Civil Fraud Quarterly Round-Up: Q1 2021
Stoptober is upon us. Part of the NHS’ Smokefree national campaign, it encourages people to give up smoking for the month of October. Individuals are given celebrity-endorsed messages of support and told that smokers are 5 times more likely to quit for good if they stop for just 28 days. But it is not only Stoptober that will be making headlines this month. From today, 1 October 2015, further laws are being introduced to criminalise smoking.
Q&As: Selling to or buying for tobacco/nicotine products anyone under the age of 18
What is it?
There are already a number of legislative provisions restricting cigarette sales. For the first time however, pursuant to s.92 of the Children and Families Act 2014 (“CFA”), it is now an offence to sell nicotine products to anyone under the age 18. This covers e-cigarettes, components thereof and nicotine chewing gum. It is also an offence, from today, for an adult to buy or try to buy such items for a person under 18 – so called ‘proxy purchasing’ [s.91 CFA].
Is there a defence?
Yes. For a s.91 CFA offence, it is a defence that a person had no reason to suspect that the individual concerned was under 18 [s.91(2) CFA]. For a s.92 offence, a person will have a defence if they took all reasonable precautions and exercised all due diligence to avoid committing the offence [s.92(4) CFA].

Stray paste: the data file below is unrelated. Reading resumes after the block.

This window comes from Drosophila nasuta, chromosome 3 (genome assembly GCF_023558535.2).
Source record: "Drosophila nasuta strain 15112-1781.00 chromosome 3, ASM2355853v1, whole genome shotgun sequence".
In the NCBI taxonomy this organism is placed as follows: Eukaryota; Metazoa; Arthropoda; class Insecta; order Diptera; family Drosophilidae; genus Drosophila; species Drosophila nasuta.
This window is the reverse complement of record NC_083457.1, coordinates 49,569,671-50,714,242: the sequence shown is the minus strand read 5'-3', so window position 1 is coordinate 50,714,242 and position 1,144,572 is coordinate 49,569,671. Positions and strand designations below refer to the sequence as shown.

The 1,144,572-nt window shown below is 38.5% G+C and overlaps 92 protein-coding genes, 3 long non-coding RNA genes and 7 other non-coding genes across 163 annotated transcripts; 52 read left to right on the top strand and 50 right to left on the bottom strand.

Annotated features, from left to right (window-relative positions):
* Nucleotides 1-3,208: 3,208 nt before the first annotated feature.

In relation to other sales, the legislation exempts liability if the product is sold for medical reasons or as part of a nicotine manufacturer’s business.
What is the penalty?
Both offences are summary only and on conviction can attract a financial penalty of up to £2,500 (Level 4 on the standard scale). Those committing such offences are also able to avoid court by being issued a Fixed Penalty Notice (“FPN”).
S.93 CFA extends the existing enforcement regime relating to persistent sales of tobacco products to those under 18. From today, if a person or a business is found to be repeatedly selling tobacco and/or nicotine products to a person under the age of 18, they could be liable for a Restricted Sales Order or Restricted Premises Order. Such applications can be made in the Magistrates’ Court will only be granted if the court is satisfied that: a) on at least 2 occasions within the period of 2 years ending with the date on which the relevant offence was committed, the offender has committed other tobacco or nicotine offences in relation to the relevant premises, and b) the applicant has, after making reasonable enquiries, given notice of the application to every person appearing to the applicant to be a person affected by it [s.93(6)-(7) Children and Young Persons Act 1933]. The Order prevents the sale of any nicotine or tobacco products on the premises to any person for up to one year.
Q&As: Smoking in Vehicles
What is it?
A person commits an offence if they smoke a cigarette in a private enclosed vehicle in the presence of a person under the age of 18. A driver is liable if they fail to stop their passenger from smoking in such circumstances [s.7-8 Health Act 2006 (“HA”)].
Who does this affect?